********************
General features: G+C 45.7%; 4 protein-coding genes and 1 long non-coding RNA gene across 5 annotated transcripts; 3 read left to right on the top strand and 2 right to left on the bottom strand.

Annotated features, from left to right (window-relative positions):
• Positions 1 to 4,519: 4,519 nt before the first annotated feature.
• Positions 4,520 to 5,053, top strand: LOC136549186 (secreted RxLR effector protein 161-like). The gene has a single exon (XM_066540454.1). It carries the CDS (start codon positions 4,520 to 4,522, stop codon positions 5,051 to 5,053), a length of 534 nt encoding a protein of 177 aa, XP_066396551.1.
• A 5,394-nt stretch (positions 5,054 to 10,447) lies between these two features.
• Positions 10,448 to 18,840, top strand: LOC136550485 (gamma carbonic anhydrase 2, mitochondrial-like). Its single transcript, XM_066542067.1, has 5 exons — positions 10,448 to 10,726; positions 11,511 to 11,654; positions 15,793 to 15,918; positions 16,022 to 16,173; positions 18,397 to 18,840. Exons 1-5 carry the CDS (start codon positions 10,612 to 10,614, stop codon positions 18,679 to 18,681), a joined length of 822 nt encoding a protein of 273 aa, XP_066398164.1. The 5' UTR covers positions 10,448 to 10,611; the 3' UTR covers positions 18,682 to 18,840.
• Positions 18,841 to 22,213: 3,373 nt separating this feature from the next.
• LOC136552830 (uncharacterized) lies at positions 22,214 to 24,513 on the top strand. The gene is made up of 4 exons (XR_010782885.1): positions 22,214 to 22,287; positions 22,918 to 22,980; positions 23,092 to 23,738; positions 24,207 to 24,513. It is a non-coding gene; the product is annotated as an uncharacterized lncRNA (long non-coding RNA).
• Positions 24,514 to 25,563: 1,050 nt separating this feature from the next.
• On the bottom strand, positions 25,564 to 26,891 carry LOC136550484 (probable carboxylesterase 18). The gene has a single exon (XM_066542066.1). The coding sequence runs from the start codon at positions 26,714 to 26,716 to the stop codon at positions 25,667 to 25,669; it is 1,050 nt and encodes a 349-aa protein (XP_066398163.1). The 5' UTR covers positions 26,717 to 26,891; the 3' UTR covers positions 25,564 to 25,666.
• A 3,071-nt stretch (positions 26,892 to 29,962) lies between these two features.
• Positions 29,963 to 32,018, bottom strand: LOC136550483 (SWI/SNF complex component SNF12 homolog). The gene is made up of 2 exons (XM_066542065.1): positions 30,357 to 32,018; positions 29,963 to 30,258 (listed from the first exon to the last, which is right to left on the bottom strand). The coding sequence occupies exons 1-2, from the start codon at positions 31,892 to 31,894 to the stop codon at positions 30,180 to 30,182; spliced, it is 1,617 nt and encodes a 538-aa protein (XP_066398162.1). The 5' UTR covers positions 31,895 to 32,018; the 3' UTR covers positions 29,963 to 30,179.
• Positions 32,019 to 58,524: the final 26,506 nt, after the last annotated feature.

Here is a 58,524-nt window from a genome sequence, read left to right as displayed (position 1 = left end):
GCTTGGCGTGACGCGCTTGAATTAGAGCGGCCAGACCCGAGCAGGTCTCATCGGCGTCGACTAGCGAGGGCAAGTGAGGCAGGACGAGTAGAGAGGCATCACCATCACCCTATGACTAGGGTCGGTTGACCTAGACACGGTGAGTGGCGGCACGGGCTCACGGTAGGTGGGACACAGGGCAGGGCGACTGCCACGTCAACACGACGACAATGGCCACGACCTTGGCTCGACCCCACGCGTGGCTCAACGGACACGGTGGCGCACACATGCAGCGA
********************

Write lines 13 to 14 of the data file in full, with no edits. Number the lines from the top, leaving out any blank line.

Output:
• Positions 32,019 to 58,524: the final 26,506 nt, after the last annotated feature.

Here is a 58,524-nt window from a genome sequence, read left to right as displayed (position 1 = left end):